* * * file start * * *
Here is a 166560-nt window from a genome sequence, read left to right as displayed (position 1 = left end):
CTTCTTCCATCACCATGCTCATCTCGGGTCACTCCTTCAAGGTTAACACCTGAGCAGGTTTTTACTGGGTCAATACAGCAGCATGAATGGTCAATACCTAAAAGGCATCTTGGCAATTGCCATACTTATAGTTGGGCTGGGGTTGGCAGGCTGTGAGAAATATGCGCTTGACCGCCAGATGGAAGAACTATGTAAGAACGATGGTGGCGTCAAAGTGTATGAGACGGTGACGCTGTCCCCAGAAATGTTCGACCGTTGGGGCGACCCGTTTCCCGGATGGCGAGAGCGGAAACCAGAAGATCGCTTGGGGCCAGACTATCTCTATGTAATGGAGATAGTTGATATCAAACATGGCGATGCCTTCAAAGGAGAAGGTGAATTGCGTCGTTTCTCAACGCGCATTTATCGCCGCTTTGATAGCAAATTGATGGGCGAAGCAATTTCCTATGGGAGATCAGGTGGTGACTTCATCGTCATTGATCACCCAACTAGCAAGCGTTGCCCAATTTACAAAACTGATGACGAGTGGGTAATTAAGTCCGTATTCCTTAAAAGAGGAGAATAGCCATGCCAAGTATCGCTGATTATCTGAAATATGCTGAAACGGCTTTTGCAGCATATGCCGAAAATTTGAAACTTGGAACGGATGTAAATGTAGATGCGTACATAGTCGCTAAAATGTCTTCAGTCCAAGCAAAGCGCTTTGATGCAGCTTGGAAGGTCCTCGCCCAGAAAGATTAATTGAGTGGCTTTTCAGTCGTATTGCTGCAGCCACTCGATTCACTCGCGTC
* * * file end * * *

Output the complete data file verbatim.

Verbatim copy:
Here is a 166560-nt window from a genome sequence, read left to right as displayed (position 1 = left end):
CTTCTTCCATCACCATGCTCATCTCGGGTCACTCCTTCAAGGTTAACACCTGAGCAGGTTTTTACTGGGTCAATACAGCAGCATGAATGGTCAATACCTAAAAGGCATCTTGGCAATTGCCATACTTATAGTTGGGCTGGGGTTGGCAGGCTGTGAGAAATATGCGCTTGACCGCCAGATGGAAGAACTATGTAAGAACGATGGTGGCGTCAAAGTGTATGAGACGGTGACGCTGTCCCCAGAAATGTTCGACCGTTGGGGCGACCCGTTTCCCGGATGGCGAGAGCGGAAACCAGAAGATCGCTTGGGGCCAGACTATCTCTATGTAATGGAGATAGTTGATATCAAACATGGCGATGCCTTCAAAGGAGAAGGTGAATTGCGTCGTTTCTCAACGCGCATTTATCGCCGCTTTGATAGCAAATTGATGGGCGAAGCAATTTCCTATGGGAGATCAGGTGGTGACTTCATCGTCATTGATCACCCAACTAGCAAGCGTTGCCCAATTTACAAAACTGATGACGAGTGGGTAATTAAGTCCGTATTCCTTAAAAGAGGAGAATAGCCATGCCAAGTATCGCTGATTATCTGAAATATGCTGAAACGGCTTTTGCAGCATATGCCGAAAATTTGAAACTTGGAACGGATGTAAATGTAGATGCGTACATAGTCGCTAAAATGTCTTCAGTCCAAGCAAAGCGCTTTGATGCAGCTTGGAAGGTCCTCGCCCAGAAAGATTAATTGAGTGGCTTTTCAGTCGTATTGCTGCAGCCACTCGATTCACTCGCGTC